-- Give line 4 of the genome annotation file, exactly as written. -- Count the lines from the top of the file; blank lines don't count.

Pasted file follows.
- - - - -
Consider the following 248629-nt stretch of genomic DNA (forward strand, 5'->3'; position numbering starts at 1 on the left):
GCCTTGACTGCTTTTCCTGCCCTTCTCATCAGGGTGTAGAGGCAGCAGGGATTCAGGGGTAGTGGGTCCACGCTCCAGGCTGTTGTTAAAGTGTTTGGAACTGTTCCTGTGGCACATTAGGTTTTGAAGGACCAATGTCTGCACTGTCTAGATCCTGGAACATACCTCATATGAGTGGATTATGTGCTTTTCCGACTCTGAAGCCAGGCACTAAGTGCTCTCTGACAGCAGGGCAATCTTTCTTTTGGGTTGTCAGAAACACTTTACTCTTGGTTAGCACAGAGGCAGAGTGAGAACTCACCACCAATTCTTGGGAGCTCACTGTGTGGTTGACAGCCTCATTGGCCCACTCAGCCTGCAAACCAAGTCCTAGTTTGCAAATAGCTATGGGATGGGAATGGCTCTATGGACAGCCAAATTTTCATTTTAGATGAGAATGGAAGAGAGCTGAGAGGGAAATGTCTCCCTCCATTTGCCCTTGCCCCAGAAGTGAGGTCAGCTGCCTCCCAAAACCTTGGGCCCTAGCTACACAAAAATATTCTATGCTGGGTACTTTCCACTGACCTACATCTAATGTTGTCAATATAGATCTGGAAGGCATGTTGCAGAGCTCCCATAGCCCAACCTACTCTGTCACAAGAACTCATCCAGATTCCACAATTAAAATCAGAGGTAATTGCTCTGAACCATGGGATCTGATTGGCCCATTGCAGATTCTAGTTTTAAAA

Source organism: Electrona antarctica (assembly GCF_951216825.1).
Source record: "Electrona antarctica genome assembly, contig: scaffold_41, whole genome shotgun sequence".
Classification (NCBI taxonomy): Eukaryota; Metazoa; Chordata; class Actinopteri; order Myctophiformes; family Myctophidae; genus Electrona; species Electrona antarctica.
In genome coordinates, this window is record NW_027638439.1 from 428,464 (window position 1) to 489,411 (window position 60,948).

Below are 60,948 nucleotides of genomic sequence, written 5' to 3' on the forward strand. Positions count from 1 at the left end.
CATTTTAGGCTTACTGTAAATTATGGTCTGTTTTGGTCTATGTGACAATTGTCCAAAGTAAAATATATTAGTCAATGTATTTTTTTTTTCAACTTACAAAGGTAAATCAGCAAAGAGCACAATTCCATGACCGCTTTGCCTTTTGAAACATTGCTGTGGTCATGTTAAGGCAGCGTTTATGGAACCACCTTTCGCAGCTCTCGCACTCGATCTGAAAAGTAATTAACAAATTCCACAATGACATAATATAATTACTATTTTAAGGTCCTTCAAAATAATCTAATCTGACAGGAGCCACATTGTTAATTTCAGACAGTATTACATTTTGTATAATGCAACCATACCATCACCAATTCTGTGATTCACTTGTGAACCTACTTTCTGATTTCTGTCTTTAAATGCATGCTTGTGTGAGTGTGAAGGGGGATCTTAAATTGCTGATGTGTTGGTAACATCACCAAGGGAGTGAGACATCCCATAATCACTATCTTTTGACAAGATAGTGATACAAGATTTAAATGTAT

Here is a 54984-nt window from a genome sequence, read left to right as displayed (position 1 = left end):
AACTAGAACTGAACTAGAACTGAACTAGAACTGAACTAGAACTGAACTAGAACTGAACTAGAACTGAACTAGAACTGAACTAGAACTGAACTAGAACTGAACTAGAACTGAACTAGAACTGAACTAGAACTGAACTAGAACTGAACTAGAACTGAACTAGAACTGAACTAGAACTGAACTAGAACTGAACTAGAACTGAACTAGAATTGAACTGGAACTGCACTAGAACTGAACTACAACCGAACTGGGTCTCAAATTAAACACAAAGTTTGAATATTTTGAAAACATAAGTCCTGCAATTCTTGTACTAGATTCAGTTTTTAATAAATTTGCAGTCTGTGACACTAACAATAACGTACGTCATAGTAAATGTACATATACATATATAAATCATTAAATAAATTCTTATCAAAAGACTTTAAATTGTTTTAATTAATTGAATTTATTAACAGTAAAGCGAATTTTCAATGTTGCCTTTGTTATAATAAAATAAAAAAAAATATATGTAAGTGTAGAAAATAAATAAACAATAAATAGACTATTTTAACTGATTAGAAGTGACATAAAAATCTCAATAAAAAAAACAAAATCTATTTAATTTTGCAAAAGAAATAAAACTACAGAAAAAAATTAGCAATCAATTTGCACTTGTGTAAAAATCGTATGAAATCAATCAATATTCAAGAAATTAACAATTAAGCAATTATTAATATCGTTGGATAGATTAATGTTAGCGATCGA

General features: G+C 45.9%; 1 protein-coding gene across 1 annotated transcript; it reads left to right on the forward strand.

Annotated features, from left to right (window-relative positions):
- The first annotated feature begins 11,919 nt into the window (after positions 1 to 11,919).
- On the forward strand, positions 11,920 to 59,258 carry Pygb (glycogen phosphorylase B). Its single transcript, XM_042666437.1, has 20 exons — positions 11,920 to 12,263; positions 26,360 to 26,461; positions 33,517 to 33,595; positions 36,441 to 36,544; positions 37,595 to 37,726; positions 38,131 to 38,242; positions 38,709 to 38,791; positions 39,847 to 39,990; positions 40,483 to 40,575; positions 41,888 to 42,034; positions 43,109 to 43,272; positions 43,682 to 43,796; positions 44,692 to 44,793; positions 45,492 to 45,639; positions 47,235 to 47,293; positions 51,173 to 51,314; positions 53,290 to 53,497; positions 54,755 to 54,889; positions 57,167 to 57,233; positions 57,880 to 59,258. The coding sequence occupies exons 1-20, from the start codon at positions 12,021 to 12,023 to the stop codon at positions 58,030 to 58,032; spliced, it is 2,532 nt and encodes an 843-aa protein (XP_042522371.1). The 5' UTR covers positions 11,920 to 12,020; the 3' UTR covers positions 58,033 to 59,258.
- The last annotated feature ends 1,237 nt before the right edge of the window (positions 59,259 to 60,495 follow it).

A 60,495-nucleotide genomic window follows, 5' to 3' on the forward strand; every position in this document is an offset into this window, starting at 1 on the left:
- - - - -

Source record: "Electrona antarctica genome assembly, contig: scaffold_41, whole genome shotgun sequence".